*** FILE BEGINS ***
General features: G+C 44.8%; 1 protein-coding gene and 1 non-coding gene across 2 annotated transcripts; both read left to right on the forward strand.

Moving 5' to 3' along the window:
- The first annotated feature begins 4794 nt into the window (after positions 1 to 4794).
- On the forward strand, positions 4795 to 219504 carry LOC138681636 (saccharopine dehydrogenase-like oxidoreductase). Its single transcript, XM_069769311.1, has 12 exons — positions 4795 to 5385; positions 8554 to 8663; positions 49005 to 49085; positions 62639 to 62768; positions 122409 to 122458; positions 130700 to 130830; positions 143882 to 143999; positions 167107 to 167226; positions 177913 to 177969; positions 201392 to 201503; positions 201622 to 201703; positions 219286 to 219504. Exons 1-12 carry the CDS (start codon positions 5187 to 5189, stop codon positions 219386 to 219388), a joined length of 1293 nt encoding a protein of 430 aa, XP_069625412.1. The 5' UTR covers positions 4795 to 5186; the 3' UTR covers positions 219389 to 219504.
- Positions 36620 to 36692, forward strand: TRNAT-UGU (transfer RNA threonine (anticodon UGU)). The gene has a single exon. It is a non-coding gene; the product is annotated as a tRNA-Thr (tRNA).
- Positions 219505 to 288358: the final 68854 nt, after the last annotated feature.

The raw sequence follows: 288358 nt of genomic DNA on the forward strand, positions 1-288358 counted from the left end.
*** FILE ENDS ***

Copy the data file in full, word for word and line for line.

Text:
General features: G+C 44.8%; 1 protein-coding gene and 1 non-coding gene across 2 annotated transcripts; both read left to right on the forward strand.

Moving 5' to 3' along the window:
- The first annotated feature begins 4794 nt into the window (after positions 1 to 4794).
- On the forward strand, positions 4795 to 219504 carry LOC138681636 (saccharopine dehydrogenase-like oxidoreductase). Its single transcript, XM_069769311.1, has 12 exons — positions 4795 to 5385; positions 8554 to 8663; positions 49005 to 49085; positions 62639 to 62768; positions 122409 to 122458; positions 130700 to 130830; positions 143882 to 143999; positions 167107 to 167226; positions 177913 to 177969; positions 201392 to 201503; positions 201622 to 201703; positions 219286 to 219504. Exons 1-12 carry the CDS (start codon positions 5187 to 5189, stop codon positions 219386 to 219388), a joined length of 1293 nt encoding a protein of 430 aa, XP_069625412.1. The 5' UTR covers positions 4795 to 5186; the 3' UTR covers positions 219389 to 219504.
- Positions 36620 to 36692, forward strand: TRNAT-UGU (transfer RNA threonine (anticodon UGU)). The gene has a single exon. It is a non-coding gene; the product is annotated as a tRNA-Thr (tRNA).
- Positions 219505 to 288358: the final 68854 nt, after the last annotated feature.

The raw sequence follows: 288358 nt of genomic DNA on the forward strand, positions 1-288358 counted from the left end.